Welcome to the latest installment of Staff Picks. Each week, we’ll tell you about the tech we’re currently testing — everything from cameras to hi-fi headphones, extremely large desktop monitors to smart home appliances — as well as the grail items we wish we could buy. For last week’s last selections, click here.
Sony RX100 V Compact Camera
I’ve been playing around with the new Sony RX100 V for the past week and a half and I’m super impressed. This is a great covert street-shooting or travel camera with an insanely fast autofocus, 20MP images on a 1.0-inch-type sensor, up to 150 burst shots at 24 fps, continual focus tracking, silent shutter, and up to 960 fps slow-mo shots — all in a pocket-sized point and shoot. — Bradley Hasemeyer, Contributor
Apple Lightning to SD Card Camera Reader
Apple’s Lightning to SD Card adapter is a simple, affordable game-changer for anyone with a DSLR camera and an iPhone. I keep it on me at all times. Just pop the SD card into the adapter and plug the adapter into the Lightning port on your phone. The Photos app will automatically open, at which point you can import your JPEG and RAW images and SD/HD videos for quick editing, sending and uploading (I use VSCO for photos and Carve for videos). This adapter cannot always replace real-time coverage via my iPhone 7+ (which captures great photo and video, and is quicker than using a DSLR), but when an event needs to be captured in DSLR quality and covered as soon as possible, this adapter bridges the gap. — Caitlyn Shaw, Social Media Coordinator
Riva Arena Wireless Speaker
We’re seeing more speakers with more connectivity options lately. For example, Riva’s new Area and Festival speakers come with Chromecast built in, allowing you to pair them with other non-Riva speakers that are Chromecast enabled in a multi-room system. Each of the speakers is also compatible with Spotify Connect, AirPlay, DLNA and Bluetooth. These options make the speaker more versatile, yet also a little more complicated; you often have to toggle between two apps (e.g., Google Home and the speaker’s app) to get them to work.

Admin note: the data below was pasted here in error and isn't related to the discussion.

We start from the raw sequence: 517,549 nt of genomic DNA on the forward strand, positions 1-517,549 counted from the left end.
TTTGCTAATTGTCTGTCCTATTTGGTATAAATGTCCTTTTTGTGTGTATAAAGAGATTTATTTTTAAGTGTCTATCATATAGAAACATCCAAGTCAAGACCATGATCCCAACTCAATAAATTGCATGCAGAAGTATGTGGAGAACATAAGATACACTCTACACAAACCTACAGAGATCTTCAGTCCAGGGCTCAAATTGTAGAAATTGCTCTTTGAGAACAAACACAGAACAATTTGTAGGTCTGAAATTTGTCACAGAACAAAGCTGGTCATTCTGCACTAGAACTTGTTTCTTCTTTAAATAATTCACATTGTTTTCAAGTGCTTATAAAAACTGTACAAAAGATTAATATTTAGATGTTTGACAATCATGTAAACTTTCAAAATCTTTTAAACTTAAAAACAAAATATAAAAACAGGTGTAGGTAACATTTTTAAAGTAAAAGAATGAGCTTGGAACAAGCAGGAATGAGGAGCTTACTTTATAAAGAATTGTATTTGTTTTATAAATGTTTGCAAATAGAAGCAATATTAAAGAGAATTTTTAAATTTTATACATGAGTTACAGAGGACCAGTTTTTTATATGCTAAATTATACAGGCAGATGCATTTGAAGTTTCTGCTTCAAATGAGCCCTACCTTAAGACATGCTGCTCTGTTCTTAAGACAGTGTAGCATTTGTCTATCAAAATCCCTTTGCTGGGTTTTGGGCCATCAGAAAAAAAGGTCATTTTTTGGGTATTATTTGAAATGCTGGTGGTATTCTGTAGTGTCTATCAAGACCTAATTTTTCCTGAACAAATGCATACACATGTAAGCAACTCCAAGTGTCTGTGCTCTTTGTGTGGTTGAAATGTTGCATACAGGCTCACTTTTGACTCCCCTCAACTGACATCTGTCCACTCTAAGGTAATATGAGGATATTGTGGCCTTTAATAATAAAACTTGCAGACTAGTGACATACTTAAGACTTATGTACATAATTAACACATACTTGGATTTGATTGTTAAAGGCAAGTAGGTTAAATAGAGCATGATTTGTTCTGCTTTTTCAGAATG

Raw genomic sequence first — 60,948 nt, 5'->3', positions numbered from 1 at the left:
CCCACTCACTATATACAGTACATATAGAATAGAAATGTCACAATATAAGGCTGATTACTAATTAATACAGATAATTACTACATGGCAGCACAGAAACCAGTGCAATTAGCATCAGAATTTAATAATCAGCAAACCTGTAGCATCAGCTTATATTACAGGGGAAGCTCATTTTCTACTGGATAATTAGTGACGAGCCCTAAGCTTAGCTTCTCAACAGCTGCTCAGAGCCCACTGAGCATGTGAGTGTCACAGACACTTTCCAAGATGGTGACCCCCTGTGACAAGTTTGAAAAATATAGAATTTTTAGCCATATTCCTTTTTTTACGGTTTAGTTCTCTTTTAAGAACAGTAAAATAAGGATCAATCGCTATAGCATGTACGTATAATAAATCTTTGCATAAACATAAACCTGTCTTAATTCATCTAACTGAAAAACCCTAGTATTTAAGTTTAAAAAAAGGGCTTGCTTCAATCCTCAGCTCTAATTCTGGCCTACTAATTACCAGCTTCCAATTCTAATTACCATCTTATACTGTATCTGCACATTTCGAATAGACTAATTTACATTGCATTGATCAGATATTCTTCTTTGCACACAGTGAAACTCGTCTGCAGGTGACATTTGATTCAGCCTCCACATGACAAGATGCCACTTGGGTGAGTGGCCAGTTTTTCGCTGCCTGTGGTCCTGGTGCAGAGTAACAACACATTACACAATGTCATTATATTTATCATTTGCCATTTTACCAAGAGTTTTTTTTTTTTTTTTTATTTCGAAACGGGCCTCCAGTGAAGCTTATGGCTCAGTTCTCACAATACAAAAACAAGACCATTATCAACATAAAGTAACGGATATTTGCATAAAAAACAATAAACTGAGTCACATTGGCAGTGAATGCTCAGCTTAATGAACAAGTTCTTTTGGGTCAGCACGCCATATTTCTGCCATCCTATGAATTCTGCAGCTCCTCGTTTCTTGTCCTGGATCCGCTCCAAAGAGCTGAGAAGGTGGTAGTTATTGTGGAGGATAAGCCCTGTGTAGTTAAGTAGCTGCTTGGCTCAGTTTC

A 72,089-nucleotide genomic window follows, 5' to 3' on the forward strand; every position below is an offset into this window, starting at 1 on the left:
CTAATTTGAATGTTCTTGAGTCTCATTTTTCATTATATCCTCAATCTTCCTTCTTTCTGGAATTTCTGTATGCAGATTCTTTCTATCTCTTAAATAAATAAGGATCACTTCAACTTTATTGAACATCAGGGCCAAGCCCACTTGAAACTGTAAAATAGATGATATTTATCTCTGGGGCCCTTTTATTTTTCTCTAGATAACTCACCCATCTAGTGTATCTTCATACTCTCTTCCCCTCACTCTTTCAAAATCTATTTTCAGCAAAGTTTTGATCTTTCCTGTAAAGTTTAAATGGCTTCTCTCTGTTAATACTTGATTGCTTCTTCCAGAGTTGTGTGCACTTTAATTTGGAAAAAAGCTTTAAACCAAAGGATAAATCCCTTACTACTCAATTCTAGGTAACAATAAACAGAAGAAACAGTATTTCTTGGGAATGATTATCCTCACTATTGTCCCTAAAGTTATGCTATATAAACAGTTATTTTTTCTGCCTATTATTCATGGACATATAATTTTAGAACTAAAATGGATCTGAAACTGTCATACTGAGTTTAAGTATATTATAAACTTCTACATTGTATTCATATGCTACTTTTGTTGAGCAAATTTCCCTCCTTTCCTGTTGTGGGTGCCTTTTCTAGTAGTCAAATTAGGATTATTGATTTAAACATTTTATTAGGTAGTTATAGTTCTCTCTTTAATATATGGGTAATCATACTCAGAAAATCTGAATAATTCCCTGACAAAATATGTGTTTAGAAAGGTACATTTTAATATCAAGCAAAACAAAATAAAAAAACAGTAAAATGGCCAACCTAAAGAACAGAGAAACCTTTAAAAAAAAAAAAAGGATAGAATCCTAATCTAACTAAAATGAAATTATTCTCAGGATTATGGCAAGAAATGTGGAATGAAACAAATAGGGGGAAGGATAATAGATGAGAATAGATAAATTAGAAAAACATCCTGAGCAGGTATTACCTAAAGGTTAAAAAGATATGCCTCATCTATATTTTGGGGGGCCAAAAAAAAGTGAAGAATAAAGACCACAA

While that holds true with the Riva Arena, the speaker definitely sounds impressive. And its simple features, like the music controls on its top, come in handy. (I can’t remember how many times I’ve misplaced my phone and couldn’t turn the volume down on my Sonos system.) Additionally, you can buy a battery pack ($99) for the Arena and use it as a Bluetooth speaker. So is the Riva Arena worth the cash, or should you just buy a closed-off speaker like Sonos’s Play:1? So far, I think depends on how you use the speaker. Look out for our full review in the coming weeks. — Tucker Bowe, Associate Staff Writer
Logitech MX Sound Desktop Speakers
This week, Logitech announced a stunning wireless keyboard for creatives, but the simpleton in me was more impressed by its new desktop speakers. After using them for the past week, I’ve found they’re just easy. Like most desktop speakers, you can wire them to any device with an aux cord to play music, but you can also connect to them over Bluetooth. Basically, they’re beautiful, simple, pretty powerful and ridiculously affordable. — Tucker Bowe, Associate Staff Writer